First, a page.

Braves 2016 Preview Series: Catchers
The 2016 Braves Positional Preview Series examines who could comprise the 25-man roster on Opening Day as well as players who could make a difference this season and beyond. A new preview will be released each Monday, with accompanying podcasts featuring special guests coming out each week as well.
- Part 1 – Catchers
- Part 2 – Infield
- Part 3 – Outfield
- Part 4 – Starting Rotation
- Part 5 – Bullpen
- Part 6 – Top Prospects
The Atlanta Braves embark on the 2016 season with a veteran duo expected to handle the duties behind the plate. Just one year after hoping a highly touted prospect and a veteran back-up could get the job done, the team reassessed its strategy, doubled down on the elder statesman, imported another experienced catcher to share the load and shipped the younger backstop to the San Diego Padres.
Yes, by the time last season came to a close, the Braves had lost faith in Christian Bethancourt, but been rewarded for their one-year deal with A.J. Pierzynski. The reasons for the former were many, underscored by defensive ineptitude and a questionable work ethic. As for the latter, Pierzynski’s surprising season was one of the few highlights in a 67-95 campaign. This was not how Atlanta drew it up, but he turned out to be a more than capable stopgap. With the addition of former farmhand Tyler Flowers through free agency, the Braves believe they have a solid tandem to handle a rather unproven pitching staff in 2016.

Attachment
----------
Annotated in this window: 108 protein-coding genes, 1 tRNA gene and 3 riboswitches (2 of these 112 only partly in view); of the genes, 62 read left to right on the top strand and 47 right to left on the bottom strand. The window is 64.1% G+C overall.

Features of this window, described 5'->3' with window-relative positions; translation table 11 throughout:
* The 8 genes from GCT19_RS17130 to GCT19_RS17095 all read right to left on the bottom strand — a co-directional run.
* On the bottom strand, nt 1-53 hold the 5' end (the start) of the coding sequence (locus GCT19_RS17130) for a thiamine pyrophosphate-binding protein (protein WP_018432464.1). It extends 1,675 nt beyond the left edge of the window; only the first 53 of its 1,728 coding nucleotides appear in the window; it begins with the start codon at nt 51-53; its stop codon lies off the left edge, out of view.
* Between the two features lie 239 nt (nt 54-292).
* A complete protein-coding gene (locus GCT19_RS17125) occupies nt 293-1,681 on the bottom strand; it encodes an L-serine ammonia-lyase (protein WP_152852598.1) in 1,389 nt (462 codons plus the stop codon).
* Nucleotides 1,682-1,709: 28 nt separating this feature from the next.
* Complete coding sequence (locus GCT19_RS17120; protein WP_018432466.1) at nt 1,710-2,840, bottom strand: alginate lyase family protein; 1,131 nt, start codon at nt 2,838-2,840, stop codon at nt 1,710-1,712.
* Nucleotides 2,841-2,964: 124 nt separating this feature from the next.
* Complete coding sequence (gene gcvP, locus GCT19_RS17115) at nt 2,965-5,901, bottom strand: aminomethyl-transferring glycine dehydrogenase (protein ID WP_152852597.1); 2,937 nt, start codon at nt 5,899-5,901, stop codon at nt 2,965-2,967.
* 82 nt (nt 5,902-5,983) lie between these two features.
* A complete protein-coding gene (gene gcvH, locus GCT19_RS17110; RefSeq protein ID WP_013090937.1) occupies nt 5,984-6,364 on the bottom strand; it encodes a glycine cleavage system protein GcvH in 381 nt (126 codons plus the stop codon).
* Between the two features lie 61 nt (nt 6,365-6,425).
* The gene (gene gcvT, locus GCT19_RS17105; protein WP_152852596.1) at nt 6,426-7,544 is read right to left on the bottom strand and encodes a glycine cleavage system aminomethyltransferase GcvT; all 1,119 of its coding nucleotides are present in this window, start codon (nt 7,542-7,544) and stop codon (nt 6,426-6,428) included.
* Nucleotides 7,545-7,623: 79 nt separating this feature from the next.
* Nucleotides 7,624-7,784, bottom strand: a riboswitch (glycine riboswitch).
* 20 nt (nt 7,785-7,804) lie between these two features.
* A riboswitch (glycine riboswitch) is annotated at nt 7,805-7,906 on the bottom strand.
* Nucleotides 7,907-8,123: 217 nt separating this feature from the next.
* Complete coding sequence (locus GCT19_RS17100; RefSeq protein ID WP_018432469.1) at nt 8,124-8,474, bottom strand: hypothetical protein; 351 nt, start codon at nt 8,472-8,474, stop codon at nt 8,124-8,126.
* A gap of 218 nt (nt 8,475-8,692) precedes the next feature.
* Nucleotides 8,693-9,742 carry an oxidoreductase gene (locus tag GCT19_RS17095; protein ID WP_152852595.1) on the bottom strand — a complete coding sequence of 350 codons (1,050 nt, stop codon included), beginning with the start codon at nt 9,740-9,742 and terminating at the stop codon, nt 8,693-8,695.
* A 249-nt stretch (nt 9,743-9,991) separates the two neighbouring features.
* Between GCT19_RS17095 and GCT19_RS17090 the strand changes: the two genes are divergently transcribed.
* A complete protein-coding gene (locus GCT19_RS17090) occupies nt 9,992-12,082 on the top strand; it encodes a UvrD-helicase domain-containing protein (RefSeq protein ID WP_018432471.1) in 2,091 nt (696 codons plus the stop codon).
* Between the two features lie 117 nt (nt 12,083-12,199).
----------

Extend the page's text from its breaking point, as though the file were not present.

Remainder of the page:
A.J. Pierzynski | Age: 39 | Contract Status: 1-year, $3 million
When Pierzynski signed with the Braves last winter, it was expected he’d serve as a mentor for Bethancourt while netting perhaps 50-60 starts behind the plate. He ended up wrenching the starting job away before April was in the books and went on to hit .300/.339/.430 in 113 games. Just how good was last season for Pierzynski? He turned in his first .300 season since 2009, his .339 OBP was his highest since 2003 and his 114 OPS+ was the third highest of his 18-year career.
Pierzynski has proven his durability with 1,872 games caught – 11th on the all-time list. Still, Atlanta made a conscious decision to pair him with a catcher in Flowers who is capable of logging his share of innings behind the plate. Flowers also provides a level of glove work that Pierzynski has never been noted for. Defensively, Pierzynski is not winning games with his pitch framing or his arm. He gunned down just 23 percent (21-of-88) of would-be base stealers in 2015. That said, several of Atlanta’s young pitchers – most notably Shelby Miller – had high praise of Pierzynski’s game planning, execution and considerable knowledge of opposing hitters and situations. That’s not negligible.
While thrilled with the job he did last season, both GM John Coppolella and President of Baseball Operations John Hart have said that having Pierzynski make 105 starts again is not the ideal scenario. Used in tandem with Flowers, the lefty swinger should be able to provide some value both on the field and in the clubhouse, where he was lauded for his work with a young pitching staff last year. While Pierzynski is at the tail end of what could be called a colorful career, the sometimes polarizing catcher has drawn nothing but positive reviews from teammates, coaches and executives during his time in Atlanta.
Tyler Flowers | Age: 29 | Contract Status: 2-years, $5.3 million (3rd year team option)